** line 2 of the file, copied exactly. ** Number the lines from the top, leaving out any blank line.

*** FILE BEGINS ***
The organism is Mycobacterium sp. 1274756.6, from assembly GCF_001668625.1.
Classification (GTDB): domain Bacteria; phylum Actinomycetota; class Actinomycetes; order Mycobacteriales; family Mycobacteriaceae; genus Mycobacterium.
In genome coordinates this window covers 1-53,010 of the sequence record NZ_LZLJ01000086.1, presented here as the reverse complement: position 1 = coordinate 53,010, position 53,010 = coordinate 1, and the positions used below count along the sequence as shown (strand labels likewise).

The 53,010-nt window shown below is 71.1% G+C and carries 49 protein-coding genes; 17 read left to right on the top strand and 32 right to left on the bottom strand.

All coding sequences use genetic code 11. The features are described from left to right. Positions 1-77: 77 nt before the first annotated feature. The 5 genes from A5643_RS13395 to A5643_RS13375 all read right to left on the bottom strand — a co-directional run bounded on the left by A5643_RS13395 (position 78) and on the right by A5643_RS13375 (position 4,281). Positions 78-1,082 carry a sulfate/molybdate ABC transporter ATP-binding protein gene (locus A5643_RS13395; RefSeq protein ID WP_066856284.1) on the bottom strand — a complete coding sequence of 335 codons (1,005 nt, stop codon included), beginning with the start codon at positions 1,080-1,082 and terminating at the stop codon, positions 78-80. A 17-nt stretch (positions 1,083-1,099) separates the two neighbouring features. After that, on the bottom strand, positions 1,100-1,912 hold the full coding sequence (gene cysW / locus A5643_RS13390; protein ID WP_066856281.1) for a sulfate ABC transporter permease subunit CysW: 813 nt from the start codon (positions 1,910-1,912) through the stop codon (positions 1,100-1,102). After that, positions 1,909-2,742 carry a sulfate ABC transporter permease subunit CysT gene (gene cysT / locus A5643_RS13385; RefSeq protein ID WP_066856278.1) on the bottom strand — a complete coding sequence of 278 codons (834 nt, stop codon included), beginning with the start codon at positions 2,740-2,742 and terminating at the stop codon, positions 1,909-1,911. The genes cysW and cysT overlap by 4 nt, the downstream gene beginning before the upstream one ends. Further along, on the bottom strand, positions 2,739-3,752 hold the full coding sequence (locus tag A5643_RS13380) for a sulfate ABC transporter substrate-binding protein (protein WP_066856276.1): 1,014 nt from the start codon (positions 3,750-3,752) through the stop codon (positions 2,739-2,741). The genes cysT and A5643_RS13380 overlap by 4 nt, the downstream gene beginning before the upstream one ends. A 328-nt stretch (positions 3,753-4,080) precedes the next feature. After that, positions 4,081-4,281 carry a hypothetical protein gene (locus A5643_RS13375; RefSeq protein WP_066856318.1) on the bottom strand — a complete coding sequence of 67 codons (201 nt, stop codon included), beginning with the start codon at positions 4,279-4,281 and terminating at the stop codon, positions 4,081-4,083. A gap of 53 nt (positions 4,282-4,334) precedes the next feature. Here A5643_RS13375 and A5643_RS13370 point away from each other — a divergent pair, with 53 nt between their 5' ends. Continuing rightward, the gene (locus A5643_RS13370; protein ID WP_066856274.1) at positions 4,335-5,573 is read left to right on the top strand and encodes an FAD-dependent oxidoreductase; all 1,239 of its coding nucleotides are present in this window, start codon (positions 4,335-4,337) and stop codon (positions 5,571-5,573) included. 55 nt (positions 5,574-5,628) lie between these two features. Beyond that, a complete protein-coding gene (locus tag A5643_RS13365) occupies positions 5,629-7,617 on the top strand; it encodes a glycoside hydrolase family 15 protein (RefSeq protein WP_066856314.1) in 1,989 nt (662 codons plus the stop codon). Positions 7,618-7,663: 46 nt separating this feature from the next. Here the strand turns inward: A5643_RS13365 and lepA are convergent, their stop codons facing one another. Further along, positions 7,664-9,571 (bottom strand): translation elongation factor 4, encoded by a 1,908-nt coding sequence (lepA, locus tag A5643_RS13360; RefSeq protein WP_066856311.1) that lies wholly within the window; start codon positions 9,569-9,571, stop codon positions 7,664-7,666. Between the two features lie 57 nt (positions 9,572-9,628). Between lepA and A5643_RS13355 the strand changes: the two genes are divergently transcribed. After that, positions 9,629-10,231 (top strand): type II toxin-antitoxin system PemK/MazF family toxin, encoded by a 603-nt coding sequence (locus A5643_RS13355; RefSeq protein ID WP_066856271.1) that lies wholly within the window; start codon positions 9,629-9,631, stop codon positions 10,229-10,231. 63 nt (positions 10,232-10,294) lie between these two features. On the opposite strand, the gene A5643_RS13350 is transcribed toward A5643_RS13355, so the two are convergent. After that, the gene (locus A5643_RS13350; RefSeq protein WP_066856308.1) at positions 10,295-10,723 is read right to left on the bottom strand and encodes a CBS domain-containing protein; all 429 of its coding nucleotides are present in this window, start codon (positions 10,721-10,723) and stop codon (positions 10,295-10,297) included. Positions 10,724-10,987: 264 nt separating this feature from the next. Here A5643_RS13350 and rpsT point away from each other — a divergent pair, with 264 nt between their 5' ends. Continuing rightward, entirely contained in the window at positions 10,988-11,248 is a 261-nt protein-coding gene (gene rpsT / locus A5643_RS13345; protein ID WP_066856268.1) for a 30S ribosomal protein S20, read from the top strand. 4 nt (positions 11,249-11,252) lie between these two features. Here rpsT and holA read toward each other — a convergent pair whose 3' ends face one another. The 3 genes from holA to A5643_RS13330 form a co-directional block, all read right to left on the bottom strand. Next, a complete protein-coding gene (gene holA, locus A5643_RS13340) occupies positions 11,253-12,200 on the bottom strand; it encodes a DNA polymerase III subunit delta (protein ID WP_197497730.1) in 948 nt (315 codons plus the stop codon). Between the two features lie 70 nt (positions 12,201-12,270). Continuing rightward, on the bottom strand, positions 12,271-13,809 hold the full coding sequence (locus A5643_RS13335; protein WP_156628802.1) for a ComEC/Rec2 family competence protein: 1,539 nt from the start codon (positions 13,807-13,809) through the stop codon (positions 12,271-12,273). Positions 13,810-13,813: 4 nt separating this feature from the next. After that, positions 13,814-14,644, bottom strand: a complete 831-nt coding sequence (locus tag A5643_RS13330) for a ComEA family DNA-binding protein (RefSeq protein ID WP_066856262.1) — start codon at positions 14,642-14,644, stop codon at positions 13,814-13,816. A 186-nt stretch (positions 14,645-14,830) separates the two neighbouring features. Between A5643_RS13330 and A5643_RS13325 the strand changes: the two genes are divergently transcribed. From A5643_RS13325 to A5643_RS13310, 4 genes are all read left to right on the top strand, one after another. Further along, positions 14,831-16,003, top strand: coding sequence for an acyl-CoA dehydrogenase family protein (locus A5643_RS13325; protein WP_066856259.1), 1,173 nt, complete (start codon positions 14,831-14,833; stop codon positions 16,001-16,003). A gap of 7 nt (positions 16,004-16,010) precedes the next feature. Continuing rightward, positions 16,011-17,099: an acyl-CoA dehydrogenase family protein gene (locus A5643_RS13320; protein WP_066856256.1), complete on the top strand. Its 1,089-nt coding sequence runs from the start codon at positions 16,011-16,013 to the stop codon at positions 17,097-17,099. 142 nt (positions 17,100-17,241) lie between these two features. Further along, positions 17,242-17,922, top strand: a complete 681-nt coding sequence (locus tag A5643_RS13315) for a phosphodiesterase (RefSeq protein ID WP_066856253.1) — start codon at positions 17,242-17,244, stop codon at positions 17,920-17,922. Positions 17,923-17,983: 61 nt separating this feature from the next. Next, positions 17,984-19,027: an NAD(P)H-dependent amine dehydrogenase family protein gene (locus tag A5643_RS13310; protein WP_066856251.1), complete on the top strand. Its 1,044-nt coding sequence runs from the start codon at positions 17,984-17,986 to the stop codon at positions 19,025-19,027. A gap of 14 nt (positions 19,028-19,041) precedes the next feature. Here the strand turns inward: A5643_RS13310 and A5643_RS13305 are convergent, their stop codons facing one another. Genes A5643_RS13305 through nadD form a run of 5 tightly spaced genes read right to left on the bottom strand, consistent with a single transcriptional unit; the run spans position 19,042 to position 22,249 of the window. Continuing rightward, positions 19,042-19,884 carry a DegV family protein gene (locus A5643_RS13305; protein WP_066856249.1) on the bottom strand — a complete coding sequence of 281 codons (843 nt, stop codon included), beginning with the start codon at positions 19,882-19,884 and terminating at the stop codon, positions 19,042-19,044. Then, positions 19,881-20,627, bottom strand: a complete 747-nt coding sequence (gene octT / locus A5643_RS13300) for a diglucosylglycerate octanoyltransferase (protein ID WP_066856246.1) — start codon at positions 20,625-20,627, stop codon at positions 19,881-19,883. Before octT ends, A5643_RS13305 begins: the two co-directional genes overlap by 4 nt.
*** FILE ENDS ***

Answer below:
Classification (GTDB): domain Bacteria; phylum Actinomycetota; class Actinomycetes; order Mycobacteriales; family Mycobacteriaceae; genus Mycobacterium.